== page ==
mixed emotions at year’s end
December is a month of layers. Not just the warm shirts and sweaters of my Northern Hemisphere locale, but layers of feelings and memories, love and loneliness. In 2019 it brought resurrection, when I smiled my first genuine, spontaneous smile after nine months of wearing a public face and privately drowning in a black lake of tears and despair. The feeling of that smile, the difference of that smile, broke over me in gentlest waves of astonished pleasure and hope for the future.
While my brain was recovering from its neurological crisis—medically described with the worrying language of lesions and the –oma suffix that sounds as though it should be as warm as a childhood friend’s grandmother, but instead bodes ill—a neighbor’s actual brain cancer was worsening, her confusion and dependence advancing. She was only about twelve years older than me. The last time I saw her, her face seemed transformed, broad and blank where she was once focused and lively with extroversion and kind wit, as her husband slowly walked her up the sidewalk near their house. His right arm around her shoulder, his left hand clasping her left arm. That was before the darkest dark, balsam fir and wood smoke suspended in cold air, the extra cars parked up and down the street and the telltale lit windows of that same quiet house, seeming kindled as if all the light of their lives together were gathered there, where friends and family gathered after her memorial service.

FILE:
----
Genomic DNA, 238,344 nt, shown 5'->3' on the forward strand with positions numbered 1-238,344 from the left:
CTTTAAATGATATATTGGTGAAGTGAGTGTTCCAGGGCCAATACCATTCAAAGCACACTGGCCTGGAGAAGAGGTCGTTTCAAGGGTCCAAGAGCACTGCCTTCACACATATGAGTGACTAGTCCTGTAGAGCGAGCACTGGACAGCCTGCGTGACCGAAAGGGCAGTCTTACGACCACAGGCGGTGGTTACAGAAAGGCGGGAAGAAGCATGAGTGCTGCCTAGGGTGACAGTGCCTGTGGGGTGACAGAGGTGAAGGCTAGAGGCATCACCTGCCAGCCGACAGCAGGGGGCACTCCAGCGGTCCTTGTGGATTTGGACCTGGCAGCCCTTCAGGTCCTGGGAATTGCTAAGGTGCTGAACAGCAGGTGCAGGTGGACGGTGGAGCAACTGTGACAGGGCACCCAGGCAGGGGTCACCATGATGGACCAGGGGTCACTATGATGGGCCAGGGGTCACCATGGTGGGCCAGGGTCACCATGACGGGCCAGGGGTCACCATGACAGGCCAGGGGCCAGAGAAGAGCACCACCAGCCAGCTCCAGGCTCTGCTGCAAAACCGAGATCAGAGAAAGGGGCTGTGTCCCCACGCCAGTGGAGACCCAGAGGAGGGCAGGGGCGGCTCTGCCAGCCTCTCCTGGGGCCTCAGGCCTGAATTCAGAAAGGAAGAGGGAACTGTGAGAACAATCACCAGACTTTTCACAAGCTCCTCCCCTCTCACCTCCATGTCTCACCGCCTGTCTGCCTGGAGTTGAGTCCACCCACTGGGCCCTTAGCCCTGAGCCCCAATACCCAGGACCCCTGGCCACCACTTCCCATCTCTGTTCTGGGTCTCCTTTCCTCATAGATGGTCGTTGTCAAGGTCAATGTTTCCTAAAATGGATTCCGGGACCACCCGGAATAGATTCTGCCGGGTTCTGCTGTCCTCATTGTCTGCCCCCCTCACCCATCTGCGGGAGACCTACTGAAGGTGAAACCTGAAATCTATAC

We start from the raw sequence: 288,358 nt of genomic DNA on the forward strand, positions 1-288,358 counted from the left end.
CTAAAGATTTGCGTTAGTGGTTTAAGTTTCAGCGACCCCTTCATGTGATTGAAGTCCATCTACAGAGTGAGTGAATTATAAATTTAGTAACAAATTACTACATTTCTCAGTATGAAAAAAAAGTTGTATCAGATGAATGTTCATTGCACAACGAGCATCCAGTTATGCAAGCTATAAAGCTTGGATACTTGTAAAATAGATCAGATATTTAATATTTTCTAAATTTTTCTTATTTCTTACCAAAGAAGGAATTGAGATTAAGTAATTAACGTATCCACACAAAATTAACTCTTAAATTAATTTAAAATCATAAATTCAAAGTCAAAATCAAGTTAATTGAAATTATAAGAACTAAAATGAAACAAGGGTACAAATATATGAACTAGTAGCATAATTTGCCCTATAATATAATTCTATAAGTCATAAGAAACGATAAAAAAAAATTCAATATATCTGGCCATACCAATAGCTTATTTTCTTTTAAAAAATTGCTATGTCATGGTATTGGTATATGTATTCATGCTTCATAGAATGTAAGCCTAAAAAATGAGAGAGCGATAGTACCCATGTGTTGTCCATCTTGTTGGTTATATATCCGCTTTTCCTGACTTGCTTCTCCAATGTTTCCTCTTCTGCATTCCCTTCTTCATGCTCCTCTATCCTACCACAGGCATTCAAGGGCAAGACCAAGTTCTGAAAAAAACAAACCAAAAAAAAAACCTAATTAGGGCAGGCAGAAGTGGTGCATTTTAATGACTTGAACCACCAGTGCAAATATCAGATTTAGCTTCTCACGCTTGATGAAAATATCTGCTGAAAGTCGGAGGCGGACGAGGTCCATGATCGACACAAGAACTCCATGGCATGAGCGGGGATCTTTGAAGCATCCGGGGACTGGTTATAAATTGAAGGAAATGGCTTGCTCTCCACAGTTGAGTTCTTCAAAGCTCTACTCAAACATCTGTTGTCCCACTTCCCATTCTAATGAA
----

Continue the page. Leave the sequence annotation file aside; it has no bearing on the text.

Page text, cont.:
I’ve been wanting to write about that smile, that neighbor. I was going to try today. Then I learned that a beloved mentor who has been battling cancer is now preparing for hospice and death. Someone who, after that resurrection, helped me find the ground under my feet and a path forward, in the space of one long beautiful conversation in February 2020. I met him in person for the first time late this summer, among people who’d known him much longer, at a party whose theme was “Why the Fuck Not?” I’m an introvert and had to compel myself to stay three hours until his speech, then left when the dancing began, music and voices rising above the grass to the roof-line and beyond. My windshield needed replacing, so it was better to drive the hour north before dusk and the refractions of oncoming traffic. That was my official logic. —And here I feel I should have more to say, but I see no way, I really see no way, to uncouple the joy and the pain, the love and the hurt of this life, and no way to capture it whole. Layer upon layer, wave after wave.
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